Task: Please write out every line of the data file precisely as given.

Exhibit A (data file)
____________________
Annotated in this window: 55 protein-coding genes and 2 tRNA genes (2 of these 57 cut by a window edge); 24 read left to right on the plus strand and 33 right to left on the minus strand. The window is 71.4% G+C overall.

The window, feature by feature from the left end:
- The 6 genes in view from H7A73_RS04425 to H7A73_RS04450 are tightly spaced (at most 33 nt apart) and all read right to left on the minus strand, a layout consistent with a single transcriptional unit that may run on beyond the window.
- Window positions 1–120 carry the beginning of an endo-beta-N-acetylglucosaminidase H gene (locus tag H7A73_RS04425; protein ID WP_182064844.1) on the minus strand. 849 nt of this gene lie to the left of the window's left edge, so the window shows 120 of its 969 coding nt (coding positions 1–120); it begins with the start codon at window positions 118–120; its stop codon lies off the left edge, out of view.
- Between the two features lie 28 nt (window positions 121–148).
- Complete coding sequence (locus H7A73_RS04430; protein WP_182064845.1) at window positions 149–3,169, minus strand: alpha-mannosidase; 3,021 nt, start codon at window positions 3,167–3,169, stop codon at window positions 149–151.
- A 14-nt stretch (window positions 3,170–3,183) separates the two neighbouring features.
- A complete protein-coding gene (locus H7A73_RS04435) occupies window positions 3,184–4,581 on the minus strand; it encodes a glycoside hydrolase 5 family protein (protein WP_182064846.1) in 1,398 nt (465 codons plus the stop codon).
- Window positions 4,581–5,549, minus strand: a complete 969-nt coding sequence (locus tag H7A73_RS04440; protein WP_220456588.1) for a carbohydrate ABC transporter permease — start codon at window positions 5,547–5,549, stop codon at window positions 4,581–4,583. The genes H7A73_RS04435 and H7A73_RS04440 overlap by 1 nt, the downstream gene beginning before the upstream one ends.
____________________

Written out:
Annotated in this window: 55 protein-coding genes and 2 tRNA genes (2 of these 57 cut by a window edge); 24 read left to right on the plus strand and 33 right to left on the minus strand. The window is 71.4% G+C overall.

The window, feature by feature from the left end:
- The 6 genes in view from H7A73_RS04425 to H7A73_RS04450 are tightly spaced (at most 33 nt apart) and all read right to left on the minus strand, a layout consistent with a single transcriptional unit that may run on beyond the window.
- Window positions 1–120 carry the beginning of an endo-beta-N-acetylglucosaminidase H gene (locus tag H7A73_RS04425; protein ID WP_182064844.1) on the minus strand. 849 nt of this gene lie to the left of the window's left edge, so the window shows 120 of its 969 coding nt (coding positions 1–120); it begins with the start codon at window positions 118–120; its stop codon lies off the left edge, out of view.
- Between the two features lie 28 nt (window positions 121–148).
- Complete coding sequence (locus H7A73_RS04430; protein WP_182064845.1) at window positions 149–3,169, minus strand: alpha-mannosidase; 3,021 nt, start codon at window positions 3,167–3,169, stop codon at window positions 149–151.
- A 14-nt stretch (window positions 3,170–3,183) separates the two neighbouring features.
- A complete protein-coding gene (locus H7A73_RS04435) occupies window positions 3,184–4,581 on the minus strand; it encodes a glycoside hydrolase 5 family protein (protein WP_182064846.1) in 1,398 nt (465 codons plus the stop codon).
- Window positions 4,581–5,549, minus strand: a complete 969-nt coding sequence (locus tag H7A73_RS04440; protein WP_220456588.1) for a carbohydrate ABC transporter permease — start codon at window positions 5,547–5,549, stop codon at window positions 4,581–4,583. The genes H7A73_RS04435 and H7A73_RS04440 overlap by 1 nt, the downstream gene beginning before the upstream one ends.